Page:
You'd need a PS2, network adapter, PATA HDD, and a distro disk. The VGA dongle is a nice thing to have but by no means required. And I think the disk is duplicable.

      • :-)

        While the Distro disk is duplicable.... the magic RTE disc you need to boot Linux isn't however. It's also slightly non-standard, the only Japan-pressed NTSC-UC I have. If your PS2 is going to have DRE (disk read error) issues, they'll start showing up first with the RTE disc before anything else.

    • 2: Three Ethernet ports, so it can do some complicated firewalling/IDS/IPS/content filtering/NAT.

      You're looking at some really old specs. Sony made that claim early on (actually with the intent that the PS3 be used as a wireless router itself), but production models all have a single gigabit ethernet port. All but the original 20GB model also have 802.11b/g.

  • With the PS3's root key leaked, you shouldn't even need CFW to enable piracy. You should be able to sign the pirated game with the root key and it will run it just as if it was an official game. It won't be long until self boot PS3 images become common.

    See, piracy and CFW are orthogonal issues. This CFW doesn't enable piracy, and piracy can occur without CFW at all.

    • Maybe I'm misunderstanding something, but for whatever reason there is no way to install even signed packages from the XMB. That's actually the only thing this CFW does: allow you to install signed PKG files from the XMB. The developer says on his site that none of the current homebrew will run because none of it is signed.
      • by Nursie ( 632944 )

        Couple that with the fact that Sony screwed up the crypto massively and in the last week all the keys have been found to allow signing, then it's just a matter of time before unofficial signed pkg's are ready.

        Hell, that's how the custom firmware can be installed - it's signed with one of the recently discovered keys.

        • The holy grail surely is to not need CFW in the first place. I mean once you have a CFW on the PS3 , it would be be easier for Sony to do some sort of hash check against legal firmwares and detemine whether to allow access to online services etc. If the firmware is Stock Firmware thats much harder to do as you would have to verify anything that's installed on the console too - and thats a lot of potential variations.

          Im not sure on this , but geohot's provided a homebrew file that can be run via the USB if

    • by leuk_he ( 194174 )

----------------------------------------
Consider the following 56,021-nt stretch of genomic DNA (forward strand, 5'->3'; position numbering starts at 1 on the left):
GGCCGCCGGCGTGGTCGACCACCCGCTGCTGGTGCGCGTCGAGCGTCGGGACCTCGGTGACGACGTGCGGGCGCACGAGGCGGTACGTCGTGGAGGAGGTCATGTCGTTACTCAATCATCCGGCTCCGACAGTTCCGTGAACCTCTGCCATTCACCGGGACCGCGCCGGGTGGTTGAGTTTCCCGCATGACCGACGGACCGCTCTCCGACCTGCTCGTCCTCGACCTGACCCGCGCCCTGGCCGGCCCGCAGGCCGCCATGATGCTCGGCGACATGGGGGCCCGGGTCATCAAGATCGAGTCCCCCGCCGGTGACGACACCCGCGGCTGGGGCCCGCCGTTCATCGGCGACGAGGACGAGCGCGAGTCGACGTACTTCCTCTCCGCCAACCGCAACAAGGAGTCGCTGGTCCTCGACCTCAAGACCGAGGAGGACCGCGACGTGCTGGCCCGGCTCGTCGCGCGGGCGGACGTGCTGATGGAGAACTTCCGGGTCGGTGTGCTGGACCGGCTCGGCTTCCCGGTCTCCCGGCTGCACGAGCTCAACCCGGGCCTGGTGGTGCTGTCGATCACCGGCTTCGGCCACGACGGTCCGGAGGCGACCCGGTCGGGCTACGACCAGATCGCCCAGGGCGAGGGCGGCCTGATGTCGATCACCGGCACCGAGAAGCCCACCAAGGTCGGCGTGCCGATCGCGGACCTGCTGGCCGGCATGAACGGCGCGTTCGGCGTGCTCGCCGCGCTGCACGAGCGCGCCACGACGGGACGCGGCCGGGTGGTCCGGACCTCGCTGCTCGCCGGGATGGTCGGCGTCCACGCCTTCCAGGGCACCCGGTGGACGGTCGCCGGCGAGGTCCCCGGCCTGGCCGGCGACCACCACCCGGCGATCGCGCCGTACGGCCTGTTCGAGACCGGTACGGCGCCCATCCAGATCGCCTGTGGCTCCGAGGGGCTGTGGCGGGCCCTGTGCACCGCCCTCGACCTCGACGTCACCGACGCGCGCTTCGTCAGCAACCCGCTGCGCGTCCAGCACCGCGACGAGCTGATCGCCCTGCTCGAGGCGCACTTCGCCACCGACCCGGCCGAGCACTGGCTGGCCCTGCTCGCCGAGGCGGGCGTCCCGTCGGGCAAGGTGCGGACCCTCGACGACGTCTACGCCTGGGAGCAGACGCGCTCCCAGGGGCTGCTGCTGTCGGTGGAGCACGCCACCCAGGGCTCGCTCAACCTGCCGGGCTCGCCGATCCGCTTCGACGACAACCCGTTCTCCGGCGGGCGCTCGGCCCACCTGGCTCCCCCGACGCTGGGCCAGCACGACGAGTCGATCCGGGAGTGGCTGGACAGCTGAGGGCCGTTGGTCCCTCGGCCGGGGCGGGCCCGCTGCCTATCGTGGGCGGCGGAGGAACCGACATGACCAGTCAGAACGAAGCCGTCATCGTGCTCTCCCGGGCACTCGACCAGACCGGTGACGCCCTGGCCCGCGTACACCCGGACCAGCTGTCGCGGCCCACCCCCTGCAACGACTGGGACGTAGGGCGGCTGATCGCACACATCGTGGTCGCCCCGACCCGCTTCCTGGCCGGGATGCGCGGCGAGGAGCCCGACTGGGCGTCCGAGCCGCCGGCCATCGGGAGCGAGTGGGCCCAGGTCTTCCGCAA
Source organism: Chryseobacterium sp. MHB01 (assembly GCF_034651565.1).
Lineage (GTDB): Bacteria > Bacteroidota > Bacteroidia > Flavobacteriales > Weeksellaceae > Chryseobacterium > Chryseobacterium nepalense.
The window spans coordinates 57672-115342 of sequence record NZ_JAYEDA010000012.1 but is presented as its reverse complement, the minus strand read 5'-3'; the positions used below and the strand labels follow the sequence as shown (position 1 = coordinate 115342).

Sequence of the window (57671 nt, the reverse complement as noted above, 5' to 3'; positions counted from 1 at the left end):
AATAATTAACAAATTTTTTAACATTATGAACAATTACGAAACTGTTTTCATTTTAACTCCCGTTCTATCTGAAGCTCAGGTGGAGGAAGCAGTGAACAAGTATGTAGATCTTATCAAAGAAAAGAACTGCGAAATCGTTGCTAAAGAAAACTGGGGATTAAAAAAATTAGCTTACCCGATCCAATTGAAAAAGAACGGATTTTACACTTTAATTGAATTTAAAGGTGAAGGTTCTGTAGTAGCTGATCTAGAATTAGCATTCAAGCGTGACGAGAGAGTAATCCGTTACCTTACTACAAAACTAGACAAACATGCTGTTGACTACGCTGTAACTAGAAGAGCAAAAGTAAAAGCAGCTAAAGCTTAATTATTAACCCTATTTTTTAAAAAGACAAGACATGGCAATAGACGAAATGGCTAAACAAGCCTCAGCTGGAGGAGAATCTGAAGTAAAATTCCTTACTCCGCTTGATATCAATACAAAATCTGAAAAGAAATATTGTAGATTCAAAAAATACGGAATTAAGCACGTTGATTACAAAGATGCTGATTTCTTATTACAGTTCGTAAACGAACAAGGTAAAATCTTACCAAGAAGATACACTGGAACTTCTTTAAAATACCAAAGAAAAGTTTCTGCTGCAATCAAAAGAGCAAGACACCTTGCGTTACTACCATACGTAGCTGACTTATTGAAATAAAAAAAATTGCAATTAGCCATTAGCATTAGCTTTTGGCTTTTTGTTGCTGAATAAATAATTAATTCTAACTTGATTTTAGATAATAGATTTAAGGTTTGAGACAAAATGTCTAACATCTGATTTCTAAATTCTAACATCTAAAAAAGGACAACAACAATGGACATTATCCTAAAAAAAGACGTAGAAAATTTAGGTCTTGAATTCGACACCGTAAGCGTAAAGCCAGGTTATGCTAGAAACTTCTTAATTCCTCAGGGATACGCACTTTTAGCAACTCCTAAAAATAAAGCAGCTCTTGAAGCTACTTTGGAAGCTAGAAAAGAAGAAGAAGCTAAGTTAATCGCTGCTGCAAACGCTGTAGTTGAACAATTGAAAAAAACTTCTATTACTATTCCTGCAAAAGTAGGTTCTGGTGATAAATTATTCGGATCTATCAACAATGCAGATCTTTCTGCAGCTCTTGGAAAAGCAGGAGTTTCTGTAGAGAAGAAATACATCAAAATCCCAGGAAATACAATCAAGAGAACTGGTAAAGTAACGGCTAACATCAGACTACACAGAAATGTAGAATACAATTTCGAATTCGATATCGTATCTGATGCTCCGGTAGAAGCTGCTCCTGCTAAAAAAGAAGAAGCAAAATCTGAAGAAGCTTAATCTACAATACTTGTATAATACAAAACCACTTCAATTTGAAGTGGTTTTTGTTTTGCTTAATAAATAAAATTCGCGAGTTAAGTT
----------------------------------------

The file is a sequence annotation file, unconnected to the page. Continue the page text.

This was addressed in the video. THe BR are loaded by apploader, and those keys are not leaked. (but with rootkey leaked you can write an other apploader to load unsigned BR). Currently you need some usb jailbreak to get your first code on the ps3

  • by FunkyELF ( 609131 ) on Wednesday January 05, 2011 @12:34PM (#34765988)

    I know that there is complete access to the system now (not going through hypervisor), but are there Linux video drivers yet?
    I __REALLY__ want to have XBMC on my PS3.

    • Re: (Score:3, Interesting)

      by Khyber ( 864651 )

      The RSX is just a modified 7800GS so I would think someone could patch it together sooner or later, given the age of the GPU.

      • I presume this would be covered by the Nouveau drivers?

        These I believe are working on the Aros PPC port ... which begs the question .... wouldnt this be a lovely lightweight alternative to linux?


      • It's my understanding that it was already possible to access the GPU through some hack before Sony removed OtherOS, but nobody bothered to write drivers for it.

  • Qemu has a powerpc emulator. when will I be able to run a playstation virtual machine on top of Qemu?

    • The fail0verflow team released SPU emulation, so if there aren't public Cell emulators today there's no reason not to expect someone to develop one at some point. The rest is all down to how hard it is to emulate the custom and semi-custom components.

      Of course I wouldn't expect PS3 emulation performance to be usable for years. The best PowerPC emulation I've used is Apple's Rosetta and even that is significantly slower than native code for anything non-trivial. Take that and combine it with how the PS3's